Everyday Greene & Greene


In the hands of genius, ordinary items become fine art.
By David Mathias & Robert W. Lang
Pages: 66-71

From the November 2008 issue #172
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One of the best-known quotations to arise from the Arts & Crafts movement is from William Morris. A founding father of the movement in England, Morris was part designer, part philosopher and part social activist. He famously said, “Have nothing in your house that you do not know to be useful or believe to be beautiful.”

Brothers Charles and Henry Greene were luminaries of the Arts & Crafts period in the United States. While not involved in social aspects of the movement they did practice many of the design tenets. Charles Greene wrote of their principles for domestic architecture, that they strove, “… to make these necessary and useful things pleasurable.” The Greenes turned Morris’ “or” into an “and.” They saw no reason that objects couldn’t be both useful and beautiful. This simple idea is at the heart of their best work.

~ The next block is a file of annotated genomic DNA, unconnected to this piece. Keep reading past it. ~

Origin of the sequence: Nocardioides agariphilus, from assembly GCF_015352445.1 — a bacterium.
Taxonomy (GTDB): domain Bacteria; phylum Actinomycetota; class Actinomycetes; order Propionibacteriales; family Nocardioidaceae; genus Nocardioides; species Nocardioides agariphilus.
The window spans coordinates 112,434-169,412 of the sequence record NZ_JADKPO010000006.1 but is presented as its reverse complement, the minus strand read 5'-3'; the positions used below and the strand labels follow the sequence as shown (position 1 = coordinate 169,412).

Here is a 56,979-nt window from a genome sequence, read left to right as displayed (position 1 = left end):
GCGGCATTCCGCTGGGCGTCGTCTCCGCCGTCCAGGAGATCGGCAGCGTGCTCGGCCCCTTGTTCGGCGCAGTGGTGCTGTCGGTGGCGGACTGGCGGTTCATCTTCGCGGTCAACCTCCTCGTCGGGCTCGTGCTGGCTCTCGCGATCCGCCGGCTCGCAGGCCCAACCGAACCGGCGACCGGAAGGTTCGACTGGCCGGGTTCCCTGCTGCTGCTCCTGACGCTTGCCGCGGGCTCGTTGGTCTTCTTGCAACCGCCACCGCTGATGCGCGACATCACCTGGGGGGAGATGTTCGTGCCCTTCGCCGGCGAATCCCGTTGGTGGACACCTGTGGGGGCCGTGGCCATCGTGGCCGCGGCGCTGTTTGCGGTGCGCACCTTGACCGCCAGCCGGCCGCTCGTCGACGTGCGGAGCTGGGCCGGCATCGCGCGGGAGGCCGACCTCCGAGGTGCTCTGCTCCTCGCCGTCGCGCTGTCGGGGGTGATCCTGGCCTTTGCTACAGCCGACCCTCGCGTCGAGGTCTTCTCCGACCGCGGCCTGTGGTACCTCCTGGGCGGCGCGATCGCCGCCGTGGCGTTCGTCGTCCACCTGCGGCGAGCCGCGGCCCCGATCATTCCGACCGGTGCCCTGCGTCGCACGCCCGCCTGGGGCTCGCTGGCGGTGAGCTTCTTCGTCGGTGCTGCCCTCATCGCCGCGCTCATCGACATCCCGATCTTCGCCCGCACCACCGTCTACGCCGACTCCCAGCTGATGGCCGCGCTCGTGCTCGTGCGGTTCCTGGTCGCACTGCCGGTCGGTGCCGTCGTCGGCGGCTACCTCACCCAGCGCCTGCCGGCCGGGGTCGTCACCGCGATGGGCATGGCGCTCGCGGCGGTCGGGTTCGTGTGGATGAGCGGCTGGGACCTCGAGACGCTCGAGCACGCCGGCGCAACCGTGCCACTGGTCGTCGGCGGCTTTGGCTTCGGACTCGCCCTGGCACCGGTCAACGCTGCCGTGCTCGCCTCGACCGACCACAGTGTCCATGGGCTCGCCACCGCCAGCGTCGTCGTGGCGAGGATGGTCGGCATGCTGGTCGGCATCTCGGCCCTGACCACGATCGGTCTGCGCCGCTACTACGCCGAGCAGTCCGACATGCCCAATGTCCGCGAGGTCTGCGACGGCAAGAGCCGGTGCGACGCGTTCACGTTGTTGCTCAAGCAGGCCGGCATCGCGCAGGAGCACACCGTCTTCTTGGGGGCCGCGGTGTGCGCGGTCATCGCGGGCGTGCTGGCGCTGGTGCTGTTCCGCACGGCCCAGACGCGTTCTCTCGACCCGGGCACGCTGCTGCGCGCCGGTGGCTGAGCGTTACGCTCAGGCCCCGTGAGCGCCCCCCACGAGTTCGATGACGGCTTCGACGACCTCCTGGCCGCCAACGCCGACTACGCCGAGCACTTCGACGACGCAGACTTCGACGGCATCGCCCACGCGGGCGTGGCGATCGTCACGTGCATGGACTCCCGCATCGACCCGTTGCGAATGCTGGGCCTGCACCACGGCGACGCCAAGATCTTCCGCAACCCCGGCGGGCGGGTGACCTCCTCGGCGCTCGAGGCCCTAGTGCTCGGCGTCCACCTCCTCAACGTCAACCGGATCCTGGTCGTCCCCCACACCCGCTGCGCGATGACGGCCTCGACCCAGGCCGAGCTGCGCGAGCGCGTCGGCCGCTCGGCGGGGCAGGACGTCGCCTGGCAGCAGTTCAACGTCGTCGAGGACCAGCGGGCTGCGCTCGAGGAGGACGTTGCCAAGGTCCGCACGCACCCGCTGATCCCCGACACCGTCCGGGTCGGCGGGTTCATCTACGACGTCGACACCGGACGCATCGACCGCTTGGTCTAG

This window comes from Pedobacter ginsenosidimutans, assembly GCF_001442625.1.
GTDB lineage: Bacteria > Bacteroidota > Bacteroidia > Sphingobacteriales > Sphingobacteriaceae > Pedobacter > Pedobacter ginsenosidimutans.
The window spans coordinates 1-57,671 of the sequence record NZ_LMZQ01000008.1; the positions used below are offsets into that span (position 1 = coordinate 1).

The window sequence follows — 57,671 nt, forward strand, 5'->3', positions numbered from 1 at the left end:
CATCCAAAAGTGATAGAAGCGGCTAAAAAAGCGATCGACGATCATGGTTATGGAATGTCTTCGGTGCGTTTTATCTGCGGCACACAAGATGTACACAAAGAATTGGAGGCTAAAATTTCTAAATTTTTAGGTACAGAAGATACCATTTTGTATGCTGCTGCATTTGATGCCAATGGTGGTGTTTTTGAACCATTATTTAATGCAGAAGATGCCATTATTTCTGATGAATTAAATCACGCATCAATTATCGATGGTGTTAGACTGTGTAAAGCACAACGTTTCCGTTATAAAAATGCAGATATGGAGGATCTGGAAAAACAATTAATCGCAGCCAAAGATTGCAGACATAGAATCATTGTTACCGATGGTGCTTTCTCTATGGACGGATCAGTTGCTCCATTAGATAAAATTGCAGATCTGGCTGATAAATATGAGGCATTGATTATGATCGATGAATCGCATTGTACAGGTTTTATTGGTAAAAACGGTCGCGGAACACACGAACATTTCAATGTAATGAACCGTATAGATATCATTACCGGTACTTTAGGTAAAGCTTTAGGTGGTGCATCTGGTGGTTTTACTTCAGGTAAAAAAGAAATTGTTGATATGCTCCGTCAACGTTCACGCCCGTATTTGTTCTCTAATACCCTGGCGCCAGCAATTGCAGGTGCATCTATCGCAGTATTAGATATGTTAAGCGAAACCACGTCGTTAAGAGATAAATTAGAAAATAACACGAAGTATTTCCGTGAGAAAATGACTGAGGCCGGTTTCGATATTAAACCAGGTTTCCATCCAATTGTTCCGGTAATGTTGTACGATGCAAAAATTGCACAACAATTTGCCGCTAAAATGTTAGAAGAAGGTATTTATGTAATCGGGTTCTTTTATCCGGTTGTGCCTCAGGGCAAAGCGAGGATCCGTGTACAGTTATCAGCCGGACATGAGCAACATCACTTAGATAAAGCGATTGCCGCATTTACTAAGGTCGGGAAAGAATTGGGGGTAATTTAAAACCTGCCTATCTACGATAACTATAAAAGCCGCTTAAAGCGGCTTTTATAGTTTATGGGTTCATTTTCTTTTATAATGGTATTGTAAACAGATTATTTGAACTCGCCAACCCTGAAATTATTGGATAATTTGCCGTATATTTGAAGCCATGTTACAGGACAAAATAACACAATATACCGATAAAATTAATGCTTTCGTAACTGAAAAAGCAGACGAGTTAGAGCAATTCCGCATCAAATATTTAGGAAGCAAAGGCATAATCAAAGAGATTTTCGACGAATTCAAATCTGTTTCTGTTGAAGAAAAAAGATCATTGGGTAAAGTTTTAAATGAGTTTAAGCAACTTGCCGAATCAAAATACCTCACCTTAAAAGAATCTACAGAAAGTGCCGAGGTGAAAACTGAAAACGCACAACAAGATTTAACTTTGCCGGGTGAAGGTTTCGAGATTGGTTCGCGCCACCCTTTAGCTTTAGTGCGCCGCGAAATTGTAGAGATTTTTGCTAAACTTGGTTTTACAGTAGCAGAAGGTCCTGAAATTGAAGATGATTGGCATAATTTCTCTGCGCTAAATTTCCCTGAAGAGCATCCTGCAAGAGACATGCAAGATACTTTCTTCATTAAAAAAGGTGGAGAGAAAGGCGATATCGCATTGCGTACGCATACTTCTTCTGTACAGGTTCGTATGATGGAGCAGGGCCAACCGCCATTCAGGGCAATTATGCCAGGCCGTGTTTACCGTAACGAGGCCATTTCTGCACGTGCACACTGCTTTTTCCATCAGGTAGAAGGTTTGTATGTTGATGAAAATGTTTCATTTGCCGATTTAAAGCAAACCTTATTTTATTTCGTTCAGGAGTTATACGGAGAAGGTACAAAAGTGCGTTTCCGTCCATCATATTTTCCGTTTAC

One of the Greenes’ talents was an ability to make common things uncommonly beautiful. Here we will focus on very common objects indeed: doors and cabinets for the kitchen and bath. With photographs from 10 Greene & Greene houses, from modest to majestic, we’ll get a grand tour of the Greenes’ gift for elevating mundane elements to high art.

In a Greene & Greene home, there are no unimportant details. Everyday items are crafted with the same degree of skill and care as showpiece items, and designed with the same thoughtful blending of form and function. A cabinet in a servant’s area would be simple and of less expensive material, but as well constructed as dining room built-ins.


From the November 2008 issue #172
Buy this issue now